Posts for tag: face pain
Facial pain is any ache or discomfort experienced in the face or head and is typically categorized into four subtypes, which include:
- Dental pain (problems with the teeth and gums)
- Nerve pain (problems with the facial nerves)
- TMJ pain (temporomandibular joint or associated musculature issues)
- Vascular pain (problems with the blood vessels and blood flow)
Listed below are several common causes of facial pain.
A headache is a pain or soreness associated with any part of the face, head and even neck. Several headaches may cause facial pain, including ice pick headaches, cluster headaches, and migraine headaches.
Past or present trauma can cause facial pain if the injury leads to damage to the facial nerves. Facial injuries can occur from cuts, lacerations and blows. Symptoms of facial nerve injuries include tingling, numbness and even localized paralysis.
The temporomandibular joint (TMJ for short) is the joint that connects the upper and lower jaws, creating movement. A disorder with the joint occurs when there is any pain or decrease in motion. Symptoms of TMJ disorders include jaw pain, jaw stiffness, clicking or a locking jaw, or decreased mobility of the joint. Some treatment options include pain medication, a nightguard to reduce/prevent clenching and jaw exercises.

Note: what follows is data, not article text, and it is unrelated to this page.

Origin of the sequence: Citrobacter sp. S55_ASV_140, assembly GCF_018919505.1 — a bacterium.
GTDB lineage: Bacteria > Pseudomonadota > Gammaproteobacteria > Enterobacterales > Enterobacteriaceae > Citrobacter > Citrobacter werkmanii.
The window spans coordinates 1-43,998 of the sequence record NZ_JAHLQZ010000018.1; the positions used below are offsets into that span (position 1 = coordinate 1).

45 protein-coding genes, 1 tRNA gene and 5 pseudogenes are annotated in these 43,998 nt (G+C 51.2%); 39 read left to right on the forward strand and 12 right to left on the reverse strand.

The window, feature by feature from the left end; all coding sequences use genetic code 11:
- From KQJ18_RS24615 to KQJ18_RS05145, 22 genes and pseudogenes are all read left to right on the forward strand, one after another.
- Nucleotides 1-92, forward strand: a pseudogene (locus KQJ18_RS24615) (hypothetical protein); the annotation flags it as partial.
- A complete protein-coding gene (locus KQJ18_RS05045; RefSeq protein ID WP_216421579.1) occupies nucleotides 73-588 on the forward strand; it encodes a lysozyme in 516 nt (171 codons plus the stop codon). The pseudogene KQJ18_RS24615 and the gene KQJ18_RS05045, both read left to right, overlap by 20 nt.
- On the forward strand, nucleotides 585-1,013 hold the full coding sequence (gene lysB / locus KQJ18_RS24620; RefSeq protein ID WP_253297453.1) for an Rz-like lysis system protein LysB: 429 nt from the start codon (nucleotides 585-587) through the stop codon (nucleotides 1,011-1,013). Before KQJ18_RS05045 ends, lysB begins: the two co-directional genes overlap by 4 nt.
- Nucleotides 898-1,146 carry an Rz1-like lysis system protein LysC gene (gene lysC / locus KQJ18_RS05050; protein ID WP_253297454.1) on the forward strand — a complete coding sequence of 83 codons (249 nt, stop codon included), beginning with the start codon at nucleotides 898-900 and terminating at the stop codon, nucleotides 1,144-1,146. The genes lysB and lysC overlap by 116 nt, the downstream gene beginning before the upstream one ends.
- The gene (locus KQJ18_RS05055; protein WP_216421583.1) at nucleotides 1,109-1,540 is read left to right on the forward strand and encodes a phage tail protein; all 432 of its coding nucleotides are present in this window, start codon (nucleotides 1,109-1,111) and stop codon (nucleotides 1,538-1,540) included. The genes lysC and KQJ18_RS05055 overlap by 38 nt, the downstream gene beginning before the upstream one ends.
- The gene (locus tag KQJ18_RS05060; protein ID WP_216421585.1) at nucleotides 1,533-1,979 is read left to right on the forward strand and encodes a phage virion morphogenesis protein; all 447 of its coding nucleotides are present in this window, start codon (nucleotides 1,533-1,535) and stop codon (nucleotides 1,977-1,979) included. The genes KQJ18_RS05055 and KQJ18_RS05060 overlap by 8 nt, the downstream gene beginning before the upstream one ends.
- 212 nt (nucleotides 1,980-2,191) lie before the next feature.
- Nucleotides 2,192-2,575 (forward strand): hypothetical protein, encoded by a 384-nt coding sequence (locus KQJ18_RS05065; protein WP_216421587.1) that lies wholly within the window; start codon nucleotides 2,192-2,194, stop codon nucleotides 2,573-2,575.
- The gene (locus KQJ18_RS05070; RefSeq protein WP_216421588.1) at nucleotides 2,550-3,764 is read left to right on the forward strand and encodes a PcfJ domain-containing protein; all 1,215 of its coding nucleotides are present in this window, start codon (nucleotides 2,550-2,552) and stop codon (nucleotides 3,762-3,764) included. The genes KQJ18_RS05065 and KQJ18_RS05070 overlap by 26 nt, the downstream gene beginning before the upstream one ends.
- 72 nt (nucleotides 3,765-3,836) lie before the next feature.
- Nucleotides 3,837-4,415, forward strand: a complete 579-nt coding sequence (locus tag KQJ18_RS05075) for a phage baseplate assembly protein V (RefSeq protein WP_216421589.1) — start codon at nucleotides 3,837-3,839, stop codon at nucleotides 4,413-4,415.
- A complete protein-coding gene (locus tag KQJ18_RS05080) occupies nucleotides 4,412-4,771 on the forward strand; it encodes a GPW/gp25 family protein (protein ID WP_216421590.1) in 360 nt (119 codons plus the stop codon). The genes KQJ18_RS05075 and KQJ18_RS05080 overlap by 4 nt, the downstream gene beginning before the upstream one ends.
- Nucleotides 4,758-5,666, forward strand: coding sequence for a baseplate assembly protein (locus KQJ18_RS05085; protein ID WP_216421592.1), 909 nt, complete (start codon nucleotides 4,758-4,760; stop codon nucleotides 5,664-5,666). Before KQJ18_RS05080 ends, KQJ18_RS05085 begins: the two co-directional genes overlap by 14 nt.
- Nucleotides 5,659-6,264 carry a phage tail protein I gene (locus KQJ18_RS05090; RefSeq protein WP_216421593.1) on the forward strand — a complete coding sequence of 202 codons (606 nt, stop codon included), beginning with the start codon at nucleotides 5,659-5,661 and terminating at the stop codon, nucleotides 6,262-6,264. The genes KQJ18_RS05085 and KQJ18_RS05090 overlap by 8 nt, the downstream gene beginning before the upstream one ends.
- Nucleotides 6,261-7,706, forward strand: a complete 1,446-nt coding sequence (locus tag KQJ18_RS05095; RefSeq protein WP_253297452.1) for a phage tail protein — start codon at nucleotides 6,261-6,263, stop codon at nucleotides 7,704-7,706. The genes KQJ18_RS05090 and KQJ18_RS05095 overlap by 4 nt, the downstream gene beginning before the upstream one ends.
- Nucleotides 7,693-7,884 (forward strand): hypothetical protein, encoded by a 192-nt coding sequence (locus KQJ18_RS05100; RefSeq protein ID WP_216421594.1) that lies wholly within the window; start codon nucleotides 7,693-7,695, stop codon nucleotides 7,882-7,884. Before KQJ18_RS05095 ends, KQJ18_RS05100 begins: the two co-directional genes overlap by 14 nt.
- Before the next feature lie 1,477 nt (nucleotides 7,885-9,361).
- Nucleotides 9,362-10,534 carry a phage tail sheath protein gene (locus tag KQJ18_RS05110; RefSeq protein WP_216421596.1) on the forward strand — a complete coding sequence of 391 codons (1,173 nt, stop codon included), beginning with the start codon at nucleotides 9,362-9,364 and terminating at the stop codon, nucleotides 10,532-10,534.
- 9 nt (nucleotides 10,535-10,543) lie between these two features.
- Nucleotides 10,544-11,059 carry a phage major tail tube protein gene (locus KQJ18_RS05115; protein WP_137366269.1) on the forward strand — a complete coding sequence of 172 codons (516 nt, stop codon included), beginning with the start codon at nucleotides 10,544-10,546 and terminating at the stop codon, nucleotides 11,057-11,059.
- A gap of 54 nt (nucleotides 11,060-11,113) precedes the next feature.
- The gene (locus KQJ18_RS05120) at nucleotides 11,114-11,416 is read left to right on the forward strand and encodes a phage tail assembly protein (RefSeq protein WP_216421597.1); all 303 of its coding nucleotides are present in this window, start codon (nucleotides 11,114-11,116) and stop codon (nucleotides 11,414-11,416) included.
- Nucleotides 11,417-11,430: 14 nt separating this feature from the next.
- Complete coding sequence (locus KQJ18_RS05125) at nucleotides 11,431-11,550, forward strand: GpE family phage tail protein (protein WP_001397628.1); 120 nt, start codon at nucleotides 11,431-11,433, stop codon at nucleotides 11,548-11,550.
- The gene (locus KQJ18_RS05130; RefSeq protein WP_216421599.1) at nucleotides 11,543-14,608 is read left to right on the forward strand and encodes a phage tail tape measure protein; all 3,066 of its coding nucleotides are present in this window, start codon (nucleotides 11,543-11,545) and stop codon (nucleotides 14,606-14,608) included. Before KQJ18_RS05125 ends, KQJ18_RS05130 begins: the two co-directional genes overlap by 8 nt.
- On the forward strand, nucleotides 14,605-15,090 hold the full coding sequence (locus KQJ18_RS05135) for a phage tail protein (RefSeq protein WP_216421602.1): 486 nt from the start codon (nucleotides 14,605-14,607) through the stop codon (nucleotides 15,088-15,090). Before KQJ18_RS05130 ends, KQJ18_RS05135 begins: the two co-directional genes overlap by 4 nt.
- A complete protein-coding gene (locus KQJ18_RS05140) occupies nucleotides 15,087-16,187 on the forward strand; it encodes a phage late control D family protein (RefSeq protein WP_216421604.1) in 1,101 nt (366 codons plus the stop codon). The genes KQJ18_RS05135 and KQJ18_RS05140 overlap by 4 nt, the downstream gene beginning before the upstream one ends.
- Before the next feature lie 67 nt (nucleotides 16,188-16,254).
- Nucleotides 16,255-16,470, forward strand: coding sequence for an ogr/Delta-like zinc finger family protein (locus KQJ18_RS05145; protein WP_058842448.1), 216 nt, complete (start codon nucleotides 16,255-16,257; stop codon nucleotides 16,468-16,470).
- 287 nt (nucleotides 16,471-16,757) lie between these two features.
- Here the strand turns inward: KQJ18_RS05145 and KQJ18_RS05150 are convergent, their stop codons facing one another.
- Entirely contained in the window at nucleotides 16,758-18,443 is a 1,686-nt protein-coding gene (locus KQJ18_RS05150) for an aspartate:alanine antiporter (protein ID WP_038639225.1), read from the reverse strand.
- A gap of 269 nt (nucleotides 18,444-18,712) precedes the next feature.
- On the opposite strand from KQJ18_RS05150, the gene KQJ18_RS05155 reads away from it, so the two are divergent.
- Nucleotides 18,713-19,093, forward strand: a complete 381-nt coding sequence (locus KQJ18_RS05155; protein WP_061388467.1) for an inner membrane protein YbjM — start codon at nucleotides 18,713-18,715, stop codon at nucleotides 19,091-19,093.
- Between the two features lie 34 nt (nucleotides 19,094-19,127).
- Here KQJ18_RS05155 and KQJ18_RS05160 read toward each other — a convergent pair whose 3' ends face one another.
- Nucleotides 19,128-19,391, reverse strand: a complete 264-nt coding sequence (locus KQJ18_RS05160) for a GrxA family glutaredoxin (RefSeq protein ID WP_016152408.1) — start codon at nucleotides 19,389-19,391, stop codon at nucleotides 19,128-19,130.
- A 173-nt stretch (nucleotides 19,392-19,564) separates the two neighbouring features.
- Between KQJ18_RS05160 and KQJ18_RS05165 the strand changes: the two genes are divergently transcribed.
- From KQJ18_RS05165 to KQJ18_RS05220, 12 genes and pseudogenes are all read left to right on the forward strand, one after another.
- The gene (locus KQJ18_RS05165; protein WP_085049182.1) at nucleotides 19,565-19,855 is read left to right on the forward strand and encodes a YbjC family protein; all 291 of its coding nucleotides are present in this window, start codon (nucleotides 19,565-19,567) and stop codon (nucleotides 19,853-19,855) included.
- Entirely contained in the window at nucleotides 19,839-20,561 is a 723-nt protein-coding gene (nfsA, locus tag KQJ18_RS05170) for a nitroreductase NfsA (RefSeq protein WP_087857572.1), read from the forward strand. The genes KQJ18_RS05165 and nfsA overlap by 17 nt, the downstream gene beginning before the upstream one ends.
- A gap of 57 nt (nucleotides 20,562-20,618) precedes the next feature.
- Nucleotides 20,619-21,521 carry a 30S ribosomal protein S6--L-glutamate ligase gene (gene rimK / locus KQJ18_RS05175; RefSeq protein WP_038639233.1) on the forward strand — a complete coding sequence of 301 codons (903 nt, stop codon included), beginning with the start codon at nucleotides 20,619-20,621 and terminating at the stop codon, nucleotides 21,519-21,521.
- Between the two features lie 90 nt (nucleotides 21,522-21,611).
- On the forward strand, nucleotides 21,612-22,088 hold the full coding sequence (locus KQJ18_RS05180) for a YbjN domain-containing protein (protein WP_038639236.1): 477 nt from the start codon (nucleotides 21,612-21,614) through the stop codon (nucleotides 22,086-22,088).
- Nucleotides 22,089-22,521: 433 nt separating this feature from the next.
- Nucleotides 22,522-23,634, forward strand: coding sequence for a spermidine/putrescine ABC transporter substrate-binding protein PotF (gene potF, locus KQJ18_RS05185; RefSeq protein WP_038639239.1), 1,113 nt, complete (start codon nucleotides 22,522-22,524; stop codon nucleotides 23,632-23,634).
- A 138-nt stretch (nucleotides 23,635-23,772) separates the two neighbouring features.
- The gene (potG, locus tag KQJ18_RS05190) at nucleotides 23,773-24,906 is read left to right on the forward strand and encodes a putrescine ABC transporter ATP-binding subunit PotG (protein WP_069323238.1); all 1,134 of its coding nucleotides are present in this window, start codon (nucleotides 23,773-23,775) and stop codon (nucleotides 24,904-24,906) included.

This disorder causes chronic pain affecting the trigeminal nerve, which is located in the face. This disorder usually only affects one side of the face and can occur in the scalp, forehead, lips, cheeks or jaw. Chewing, tooth brushing or even touching the face can trigger the pain. The cause of this disorder is compression or pressure on the nerve caused by nerve damage. Treatment options include pain medications or surgery.
When bacteria enter the nerve or blood supply of a tooth, a dental abscess will occur. Large cavities, old dental fillings and tooth trauma can all cause a dental abscess. Symptoms include pain, fever, swelling and a bad taste in the mouth. Treatment for a dental abscess depends on the cause and mean taking antibiotics, a root canal treatment or extraction.
This occurs when there is inflammation of the sinuses, which are small cavities in the face behind the nose, cheeks and forehead. Sinusitis can be caused by a head cold or allergies, which lead to congestion and pressure in the sinuses. Sinusitis often clears up on its own with time.
Sialadenitis is a condition in which the oral salivary glands become infected. This condition typically affects the glands in the floor of the mouth or the large gland in the cheek. Symptoms include pain, fever, pus and swelling. Treatment is typically a round of antibiotics and drinking plenty of water to promote salivary flow.
It is essential to see a doctor or dentist if you have facial pain that is persisting or is accompanied by fever, swelling or tiredness. If you have any questions about the cause of facial pain, we encourage you to contact us today to schedule an appointment.